I think we have to have some legitimate concerns about the potential impact of the legislated sequestration on markets and the economy as a whole. Our nascent economic recovery has come in large part due to the largesse of government spending in the absence of private sector consumption. Pulling on the government purse-strings too hard today while unemployment (not to mention underemployment) remains high creates some serious risks for growth in 2013 – both in the US and abroad. Here’s what we’d like to see and how we expect things to actually play out:
Bernanke Advocates for Muted Near Term Spending Cuts
It comes as no surprise that we are falling on the side of Fed Chairman Ben Bernanke on this topic. Based on his testimony before Congress the other day, the Fed Chairman advocates making cuts to the budget near term smaller and put more emphasis on budget tightening perhaps as far as 10 years out. I can find little fault with that argument. The key in any attempts to manage any economy is knowing when to step on the gas and when to ease off. I think the Chairman would much rather be sitting in a position where the Fed could reduce its stimulative efforts however the unwillingness of the Congress to step in to increase spending has left the central bank no choice – if we all want to avoid catastropic economic contraction. One wonders if there are some in Congress who would prefer contraction. It sure seems that way.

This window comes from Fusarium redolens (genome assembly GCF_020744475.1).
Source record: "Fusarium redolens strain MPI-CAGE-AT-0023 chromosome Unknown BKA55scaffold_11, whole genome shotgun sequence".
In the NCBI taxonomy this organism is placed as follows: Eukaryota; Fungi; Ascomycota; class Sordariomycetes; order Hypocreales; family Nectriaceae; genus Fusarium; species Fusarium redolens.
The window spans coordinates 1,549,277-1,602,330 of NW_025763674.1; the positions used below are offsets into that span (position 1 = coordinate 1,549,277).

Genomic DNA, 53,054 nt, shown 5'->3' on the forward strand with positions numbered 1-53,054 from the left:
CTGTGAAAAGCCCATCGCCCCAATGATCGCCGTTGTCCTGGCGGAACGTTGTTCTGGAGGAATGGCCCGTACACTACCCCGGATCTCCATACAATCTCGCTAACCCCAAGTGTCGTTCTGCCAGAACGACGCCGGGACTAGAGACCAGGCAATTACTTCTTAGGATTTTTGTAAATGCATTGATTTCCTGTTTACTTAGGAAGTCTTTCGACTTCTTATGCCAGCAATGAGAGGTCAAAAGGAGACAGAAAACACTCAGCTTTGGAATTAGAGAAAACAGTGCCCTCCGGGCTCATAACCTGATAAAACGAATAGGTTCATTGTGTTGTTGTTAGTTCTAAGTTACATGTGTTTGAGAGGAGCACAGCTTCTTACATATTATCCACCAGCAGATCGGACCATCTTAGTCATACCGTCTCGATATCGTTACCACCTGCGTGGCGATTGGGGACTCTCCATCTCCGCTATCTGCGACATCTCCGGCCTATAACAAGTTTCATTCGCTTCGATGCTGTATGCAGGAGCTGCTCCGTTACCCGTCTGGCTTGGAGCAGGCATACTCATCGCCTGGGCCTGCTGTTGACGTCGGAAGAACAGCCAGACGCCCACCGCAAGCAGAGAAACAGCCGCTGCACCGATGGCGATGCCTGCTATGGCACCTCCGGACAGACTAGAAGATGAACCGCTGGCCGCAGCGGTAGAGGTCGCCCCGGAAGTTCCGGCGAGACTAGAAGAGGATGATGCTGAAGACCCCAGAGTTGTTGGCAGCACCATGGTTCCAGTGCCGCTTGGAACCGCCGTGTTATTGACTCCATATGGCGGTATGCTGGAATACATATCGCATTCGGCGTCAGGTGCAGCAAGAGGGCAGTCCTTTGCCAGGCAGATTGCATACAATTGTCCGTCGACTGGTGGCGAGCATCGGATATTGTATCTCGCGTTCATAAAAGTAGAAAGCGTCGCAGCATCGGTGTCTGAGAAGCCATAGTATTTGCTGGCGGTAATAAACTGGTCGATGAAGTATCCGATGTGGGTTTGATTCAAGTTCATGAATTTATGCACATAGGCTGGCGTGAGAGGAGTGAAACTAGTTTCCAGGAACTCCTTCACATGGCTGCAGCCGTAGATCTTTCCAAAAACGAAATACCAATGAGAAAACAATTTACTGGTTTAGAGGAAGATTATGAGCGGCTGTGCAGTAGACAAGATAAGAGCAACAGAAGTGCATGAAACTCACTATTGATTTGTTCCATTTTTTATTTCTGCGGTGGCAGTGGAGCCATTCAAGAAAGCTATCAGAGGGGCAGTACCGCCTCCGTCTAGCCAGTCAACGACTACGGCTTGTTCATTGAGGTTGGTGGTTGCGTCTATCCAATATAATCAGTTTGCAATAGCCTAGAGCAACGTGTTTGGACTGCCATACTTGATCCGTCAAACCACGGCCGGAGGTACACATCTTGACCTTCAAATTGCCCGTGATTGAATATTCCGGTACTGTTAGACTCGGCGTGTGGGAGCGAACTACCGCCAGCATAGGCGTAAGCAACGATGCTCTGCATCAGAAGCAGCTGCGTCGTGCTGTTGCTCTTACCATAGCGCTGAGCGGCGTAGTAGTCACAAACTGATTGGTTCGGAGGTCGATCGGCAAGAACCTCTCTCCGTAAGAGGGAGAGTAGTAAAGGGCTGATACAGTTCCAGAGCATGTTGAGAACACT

How We Expect Sequestration to Play Out in Congress Over the Next Few Days
In a few words – sequestration is coming. Based on the game of chicken Representative Boehner and Senator Cantor continue to play with Senator Reid and Representative Pelosi played with the Bush Tax cuts around the turn of the new year we can only expect the same waiting game again. Given there is so little time before the cuts take place it would seem that we may go several days into the mandatory cuts before the impacted agencies start screaming at the reps to come to agreement. We fully expect the military to put considerable amounts of pressure on the GOP led House to make some concessions at the bargaining table to buy time to adapt to the changing budget expectations. It only stands to reason: no one wants to be the guy that guts the military spending or the important social programs allowed for in the budget. It also isn’t particularly fair (or reasonable) to expect government departments to turn on a dime and cut spending – even though most departments should have expected to make sacrifices already during these long months of debate and the election cycle.
Personally I remain optimistic about Congress’ ability to act. They will not likely meet the deadline – causing some minor disruptions in many departments in the government – but once resources truly become scarce the debate will get very heated and finally there will be some resolution – presumably closer to the Fed Chairman’s recommendations than the ill-advised GOP led House budget proposals.